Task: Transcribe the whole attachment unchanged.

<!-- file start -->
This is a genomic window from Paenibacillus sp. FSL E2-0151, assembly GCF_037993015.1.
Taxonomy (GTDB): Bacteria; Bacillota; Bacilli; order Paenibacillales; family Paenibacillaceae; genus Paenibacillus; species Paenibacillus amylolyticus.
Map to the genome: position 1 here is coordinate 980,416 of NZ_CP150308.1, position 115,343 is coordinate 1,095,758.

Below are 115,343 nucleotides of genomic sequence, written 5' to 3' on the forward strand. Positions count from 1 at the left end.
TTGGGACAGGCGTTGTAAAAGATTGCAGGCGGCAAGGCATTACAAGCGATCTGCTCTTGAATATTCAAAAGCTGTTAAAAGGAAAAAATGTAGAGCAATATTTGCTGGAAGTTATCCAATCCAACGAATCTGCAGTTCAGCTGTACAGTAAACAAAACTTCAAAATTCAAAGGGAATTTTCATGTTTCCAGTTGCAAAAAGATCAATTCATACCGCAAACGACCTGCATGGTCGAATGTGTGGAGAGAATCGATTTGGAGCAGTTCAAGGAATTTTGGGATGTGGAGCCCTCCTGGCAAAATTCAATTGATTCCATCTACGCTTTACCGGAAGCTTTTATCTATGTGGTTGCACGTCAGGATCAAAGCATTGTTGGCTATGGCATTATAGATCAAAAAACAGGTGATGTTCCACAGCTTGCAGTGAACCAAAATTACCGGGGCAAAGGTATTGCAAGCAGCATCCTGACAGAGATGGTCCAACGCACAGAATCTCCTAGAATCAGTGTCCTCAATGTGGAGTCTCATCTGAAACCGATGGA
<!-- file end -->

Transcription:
This is a genomic window from Paenibacillus sp. FSL E2-0151, assembly GCF_037993015.1.
Taxonomy (GTDB): Bacteria; Bacillota; Bacilli; order Paenibacillales; family Paenibacillaceae; genus Paenibacillus; species Paenibacillus amylolyticus.
Map to the genome: position 1 here is coordinate 980,416 of NZ_CP150308.1, position 115,343 is coordinate 1,095,758.

Below are 115,343 nucleotides of genomic sequence, written 5' to 3' on the forward strand. Positions count from 1 at the left end.
TTGGGACAGGCGTTGTAAAAGATTGCAGGCGGCAAGGCATTACAAGCGATCTGCTCTTGAATATTCAAAAGCTGTTAAAAGGAAAAAATGTAGAGCAATATTTGCTGGAAGTTATCCAATCCAACGAATCTGCAGTTCAGCTGTACAGTAAACAAAACTTCAAAATTCAAAGGGAATTTTCATGTTTCCAGTTGCAAAAAGATCAATTCATACCGCAAACGACCTGCATGGTCGAATGTGTGGAGAGAATCGATTTGGAGCAGTTCAAGGAATTTTGGGATGTGGAGCCCTCCTGGCAAAATTCAATTGATTCCATCTACGCTTTACCGGAAGCTTTTATCTATGTGGTTGCACGTCAGGATCAAAGCATTGTTGGCTATGGCATTATAGATCAAAAAACAGGTGATGTTCCACAGCTTGCAGTGAACCAAAATTACCGGGGCAAAGGTATTGCAAGCAGCATCCTGACAGAGATGGTCCAACGCACAGAATCTCCTAGAATCAGTGTCCTCAATGTGGAGTCTCATCTGAAACCGATGGA